Merck Animal Health has introduced Coccivac Scheduler, an iPad app, which will help poultry producers create best management practices protocols focused on minimising the costly and persistent threat of coccidiosis.
Working with a Merck Animal Health sales representative, producers can use the Coccivac Scheduler to collect trend data, as well as connect past coccidiosis programs with performance issues. This will help provide insights to help minimise losses and maximise flock health. Utilising the features of the app, producers also will be able to develop a five-year coccidiosis management plan, including vaccination and rotation programs, that will help support their efforts to more proactively manage the disease on their operations.
"By the time producers notice a lack of effectiveness in their current coccidiosis programs, the health of their flocks, as well as the profitability of the operation, could be impacted," said Charles Broussard, associate director, scientific marketing affairs at Merck Animal Health. "Coccivac Scheduler is a valuable tool for producers that utilise data and trends to reveal shortfalls in current programs – such as lack of efficacy in current in-feed anticoccidial products – before there is a decrease in flock performance. Identifying a problem early or using proactive measures to help minimise its impact saves time, money and birds."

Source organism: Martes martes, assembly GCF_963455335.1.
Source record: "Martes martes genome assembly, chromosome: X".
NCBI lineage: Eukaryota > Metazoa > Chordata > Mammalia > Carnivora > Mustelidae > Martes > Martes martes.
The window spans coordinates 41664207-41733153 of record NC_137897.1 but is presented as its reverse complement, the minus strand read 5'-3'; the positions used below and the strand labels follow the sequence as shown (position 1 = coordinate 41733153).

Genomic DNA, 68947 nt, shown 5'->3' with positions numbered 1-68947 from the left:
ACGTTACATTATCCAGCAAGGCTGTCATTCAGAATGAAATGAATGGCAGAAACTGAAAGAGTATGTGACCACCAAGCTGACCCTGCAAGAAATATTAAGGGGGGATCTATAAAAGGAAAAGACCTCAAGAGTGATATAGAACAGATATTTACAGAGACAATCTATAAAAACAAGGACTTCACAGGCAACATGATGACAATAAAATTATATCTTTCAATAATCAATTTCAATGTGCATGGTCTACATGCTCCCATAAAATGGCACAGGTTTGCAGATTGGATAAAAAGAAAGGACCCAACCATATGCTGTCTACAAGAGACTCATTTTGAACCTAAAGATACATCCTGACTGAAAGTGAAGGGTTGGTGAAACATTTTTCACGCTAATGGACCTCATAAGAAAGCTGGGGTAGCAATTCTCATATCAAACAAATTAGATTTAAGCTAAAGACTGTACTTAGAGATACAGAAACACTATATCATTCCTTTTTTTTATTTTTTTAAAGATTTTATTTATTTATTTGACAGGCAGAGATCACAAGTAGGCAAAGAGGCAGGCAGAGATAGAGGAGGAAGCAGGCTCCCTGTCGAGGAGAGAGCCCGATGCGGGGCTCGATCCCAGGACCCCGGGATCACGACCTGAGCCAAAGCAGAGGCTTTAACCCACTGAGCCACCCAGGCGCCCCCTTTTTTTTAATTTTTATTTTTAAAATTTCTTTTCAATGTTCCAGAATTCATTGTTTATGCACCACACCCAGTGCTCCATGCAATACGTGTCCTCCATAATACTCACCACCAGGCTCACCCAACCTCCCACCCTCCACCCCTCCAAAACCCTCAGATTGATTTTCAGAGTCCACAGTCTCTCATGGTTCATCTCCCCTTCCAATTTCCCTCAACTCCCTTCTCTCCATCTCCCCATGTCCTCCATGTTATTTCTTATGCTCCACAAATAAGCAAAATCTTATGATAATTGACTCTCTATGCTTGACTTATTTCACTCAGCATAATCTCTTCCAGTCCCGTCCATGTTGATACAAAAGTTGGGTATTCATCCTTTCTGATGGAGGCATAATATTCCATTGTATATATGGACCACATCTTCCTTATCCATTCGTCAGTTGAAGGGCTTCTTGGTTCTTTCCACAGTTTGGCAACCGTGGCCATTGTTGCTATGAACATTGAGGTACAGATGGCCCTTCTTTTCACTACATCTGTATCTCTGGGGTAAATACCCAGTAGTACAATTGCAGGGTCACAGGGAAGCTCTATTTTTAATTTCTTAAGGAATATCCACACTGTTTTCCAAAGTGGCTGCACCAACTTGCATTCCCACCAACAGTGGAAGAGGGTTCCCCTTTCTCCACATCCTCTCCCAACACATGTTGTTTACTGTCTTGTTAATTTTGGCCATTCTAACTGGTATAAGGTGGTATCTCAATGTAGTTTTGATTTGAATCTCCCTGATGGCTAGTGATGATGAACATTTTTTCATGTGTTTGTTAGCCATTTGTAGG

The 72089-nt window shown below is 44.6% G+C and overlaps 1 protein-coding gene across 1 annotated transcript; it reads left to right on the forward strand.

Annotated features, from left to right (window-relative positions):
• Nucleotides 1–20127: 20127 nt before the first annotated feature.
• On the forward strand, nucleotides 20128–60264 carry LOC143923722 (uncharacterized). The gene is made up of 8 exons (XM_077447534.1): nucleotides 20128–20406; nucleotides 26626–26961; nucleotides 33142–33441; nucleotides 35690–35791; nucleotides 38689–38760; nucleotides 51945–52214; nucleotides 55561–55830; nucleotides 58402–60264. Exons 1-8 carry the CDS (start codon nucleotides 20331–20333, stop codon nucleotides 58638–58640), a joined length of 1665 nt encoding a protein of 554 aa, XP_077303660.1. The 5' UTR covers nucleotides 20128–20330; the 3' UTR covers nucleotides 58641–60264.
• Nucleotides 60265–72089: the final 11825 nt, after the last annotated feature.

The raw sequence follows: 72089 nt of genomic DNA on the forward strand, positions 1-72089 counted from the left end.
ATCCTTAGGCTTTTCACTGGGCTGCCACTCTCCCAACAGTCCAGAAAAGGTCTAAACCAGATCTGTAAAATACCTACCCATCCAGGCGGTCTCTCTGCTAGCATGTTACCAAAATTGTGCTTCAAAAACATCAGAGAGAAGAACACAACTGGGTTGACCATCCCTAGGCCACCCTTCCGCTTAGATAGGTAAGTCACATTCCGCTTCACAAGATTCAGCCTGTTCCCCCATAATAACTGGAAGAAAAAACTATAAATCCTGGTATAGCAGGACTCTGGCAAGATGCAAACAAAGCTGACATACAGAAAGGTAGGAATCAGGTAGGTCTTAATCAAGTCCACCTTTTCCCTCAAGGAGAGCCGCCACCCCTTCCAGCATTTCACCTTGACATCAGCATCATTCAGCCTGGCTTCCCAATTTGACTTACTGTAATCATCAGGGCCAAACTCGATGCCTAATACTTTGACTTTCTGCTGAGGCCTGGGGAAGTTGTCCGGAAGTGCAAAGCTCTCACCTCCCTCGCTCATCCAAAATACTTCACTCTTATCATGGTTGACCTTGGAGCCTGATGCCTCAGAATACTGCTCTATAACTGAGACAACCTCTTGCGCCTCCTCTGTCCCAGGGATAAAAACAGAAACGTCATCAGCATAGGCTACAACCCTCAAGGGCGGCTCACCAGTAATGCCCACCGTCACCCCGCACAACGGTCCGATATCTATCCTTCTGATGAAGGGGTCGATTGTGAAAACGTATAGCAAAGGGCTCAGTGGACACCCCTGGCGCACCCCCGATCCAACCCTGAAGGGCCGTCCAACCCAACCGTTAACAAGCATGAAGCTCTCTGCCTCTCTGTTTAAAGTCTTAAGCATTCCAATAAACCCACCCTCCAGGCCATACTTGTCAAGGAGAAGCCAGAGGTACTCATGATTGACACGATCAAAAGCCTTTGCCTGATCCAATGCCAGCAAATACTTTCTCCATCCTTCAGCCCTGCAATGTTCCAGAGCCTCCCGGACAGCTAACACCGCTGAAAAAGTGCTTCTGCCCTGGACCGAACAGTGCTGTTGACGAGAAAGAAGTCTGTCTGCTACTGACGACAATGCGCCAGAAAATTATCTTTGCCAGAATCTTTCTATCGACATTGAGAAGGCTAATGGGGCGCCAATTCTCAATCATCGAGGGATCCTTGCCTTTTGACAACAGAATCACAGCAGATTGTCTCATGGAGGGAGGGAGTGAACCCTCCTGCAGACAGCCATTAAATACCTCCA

The easy-to-use app includes a comprehensive list of available in-feed anticoccidial products used to combat coccidiosis, as well as the Merck Animal Health Coccivac line of vaccines, which help prevent coccidiosis in chickens when vaccinated by spray at 1 day of age. While an in-feed medication protocol has been the industry standard, vaccination is critical to a successful, long-term coccidiosis management program.
Based upon producers' inputs, the Coccivac Scheduler is used to create a customized best practices program that addresses the timing of vaccination in rotation with other products. It helps eliminate traditional variables such as overuse of in-feed anticoccidials and not rotating chemicals from different classes which are often seen with standard coccidiosis management regimens. This approach allows producers to develop long-term disease management strategies to achieve profitable programs that deliver more consistent results.